There is a right way and a wrong way to do just about anything that requires human effort. As an example, the right way to open a bottle of catsup is to twist the lid off, break the film and pour the stuff on whatever gastronomic delight you are hell bent on defiling. The wrong way would be to break the top of the bottle off, Viking style, and pour catsup and glass shards onto your previously edible entree. To further illustrate this point, there is a right way and a wrong way to mount a Harley motorcycle. The right way produces a broad smile as the big twin is brought to life, while the wrong way results in the necessity to summon help from two or three smirking bystanders to get the 800 pounds of iron and leather off your leg that is pinned to the ground. These examples can be found in the unabridged, illustrated book of life.
Some of the best years of my professional life were spent working for supervisors who were secure in the knowledge that a reasonable degree of failure was the best teacher you could have. They understood that knowledge gained “the hard way” was likely to leave a lasting imprint on a just developing police professional. Police science is an rapidly evolving science that has become incredibly sophisticated over the years, with dramatic advances in the world of technology and the application of law. In spite of these advances, in the end, this profession turns on human interaction, if you will, where the rubber meets the road. Stay with me, I am headed somewhere with this!
One of the least sophisticated and finest police officers that I was ever associated with was a older gentleman by the name of Ted (Theodore) Gann, a Lafayette County deputy sheriff, who in his later years was assigned the responsibility of collecting bond and fine money at the truck weigh station in Odessa, Missouri, specifically on I-70. So the reader can grasp the enormity of this task, Ted collected many, many thousands of dollars from hundreds of drivers over the years. He was masterful in his ability to find the appropriate level of discourse with drivers who ranged from enraged to embarrassed, docile to combative. It should also be noted that at the age of 75, Ted, who began life as a coal miner, could, if the need arose, tear your arm off and beat you senseless with it!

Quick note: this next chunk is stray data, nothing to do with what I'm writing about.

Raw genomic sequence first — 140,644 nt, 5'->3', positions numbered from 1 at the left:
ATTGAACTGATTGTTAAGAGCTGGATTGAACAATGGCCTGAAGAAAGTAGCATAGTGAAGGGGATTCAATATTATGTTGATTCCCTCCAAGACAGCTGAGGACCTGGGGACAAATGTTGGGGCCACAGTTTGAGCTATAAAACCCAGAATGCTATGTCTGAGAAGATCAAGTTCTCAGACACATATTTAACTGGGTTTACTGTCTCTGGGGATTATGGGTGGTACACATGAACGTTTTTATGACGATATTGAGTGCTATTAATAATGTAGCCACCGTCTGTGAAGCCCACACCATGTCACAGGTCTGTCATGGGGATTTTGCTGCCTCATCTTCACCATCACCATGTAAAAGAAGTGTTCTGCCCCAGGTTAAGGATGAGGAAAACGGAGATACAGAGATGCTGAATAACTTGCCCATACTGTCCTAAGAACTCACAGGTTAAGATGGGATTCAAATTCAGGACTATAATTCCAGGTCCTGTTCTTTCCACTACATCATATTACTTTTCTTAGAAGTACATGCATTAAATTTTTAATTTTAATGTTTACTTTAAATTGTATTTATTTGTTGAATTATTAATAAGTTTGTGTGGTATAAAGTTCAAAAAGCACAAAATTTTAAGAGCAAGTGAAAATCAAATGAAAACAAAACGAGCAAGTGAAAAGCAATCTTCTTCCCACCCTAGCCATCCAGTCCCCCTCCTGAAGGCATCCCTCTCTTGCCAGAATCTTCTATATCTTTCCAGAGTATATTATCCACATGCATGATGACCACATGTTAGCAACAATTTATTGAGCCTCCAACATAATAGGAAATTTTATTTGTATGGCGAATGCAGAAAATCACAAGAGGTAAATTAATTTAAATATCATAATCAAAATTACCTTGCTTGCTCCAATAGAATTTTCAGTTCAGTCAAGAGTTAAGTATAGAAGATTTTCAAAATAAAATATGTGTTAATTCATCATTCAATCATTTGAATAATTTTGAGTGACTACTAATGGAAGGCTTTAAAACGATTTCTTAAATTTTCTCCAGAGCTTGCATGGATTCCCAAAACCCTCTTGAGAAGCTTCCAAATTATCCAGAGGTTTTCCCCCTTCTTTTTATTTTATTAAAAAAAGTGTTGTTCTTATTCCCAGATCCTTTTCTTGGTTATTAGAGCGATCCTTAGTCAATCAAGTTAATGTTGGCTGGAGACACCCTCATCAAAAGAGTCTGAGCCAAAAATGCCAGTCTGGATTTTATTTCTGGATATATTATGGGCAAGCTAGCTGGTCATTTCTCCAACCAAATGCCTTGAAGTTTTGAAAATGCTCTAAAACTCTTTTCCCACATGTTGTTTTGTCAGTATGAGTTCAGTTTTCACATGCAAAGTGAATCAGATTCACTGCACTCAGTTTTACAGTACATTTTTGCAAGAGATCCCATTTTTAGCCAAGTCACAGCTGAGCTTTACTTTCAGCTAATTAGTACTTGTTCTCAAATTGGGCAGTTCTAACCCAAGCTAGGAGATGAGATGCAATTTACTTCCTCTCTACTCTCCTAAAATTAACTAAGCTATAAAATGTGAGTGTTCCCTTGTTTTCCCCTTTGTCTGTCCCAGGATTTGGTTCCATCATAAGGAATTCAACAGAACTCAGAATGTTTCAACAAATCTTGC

Occasionally, we would be summoned to the scales to transport an errant driver to jail, usually because he could not raise the money necessary to cover his “expenses” or was of a temperament that required a little reflective time in the bullpen at the county lockup to restore normal reasoning ability. One of Ted’s admonishments to drivers who were simply offended by a law they had just broken, and chose to rail against this law was, and I am quoting here, “Now (name) if you don’t like the law, work to change it, don’t violate it”. He would go on to remind the violator that working to change a law was how our country operated whereas violating it was going to be expensive at best and deny him access to his profession at worst. Most of the time, these miscreants were receptive and the conversation would end with knowing smiles and money being exchanged between the deputy and the violator.
Folks that are tearing down statues and blocking highways could certainly use a little one on one face time with Ted. Herein lies the problem. I would challenge every one of the folks who are engaged in the pursuit of some elusive form of social justice to stand in front of a mirror and ask themselves a simple question. Are my convictions and/or concerns strong enough to cause me, alone, to grab a rope to pull down a statue or stroll onto a major highway and risk immediate arrest or perhaps being run over by a car? If your strength is derived from a mob, you have no strength at all, and if your convictions do not rise to the level of a willingness to be arrested, you have no conviction. You are an unprincipled individual who has nothing more to do, and likely have no clue as to why you are standing in traffic or tearing down a statue.
I would suggest you spend your time constructively, perhaps writing a respectful letter to your representatives expressing your concerns. Force him or her to respond to your position and become a part of a solution to the issues that you are vexed with. Don’t want to write, then call. Don’t want to call or write, then your conviction is suspect. A final, and legal, effort might be participation in a PEACEFUL demonstration, long a fixture in American social justice. I can assure you that, in the future, your children and grandchildren will not be impressed by your participation in a statue tear down or mob inspired attempt at blocking a road. Deputy Gann is long departed but his advice is as valid today as it was 50 years ago…..work to change the law, don’t violate it!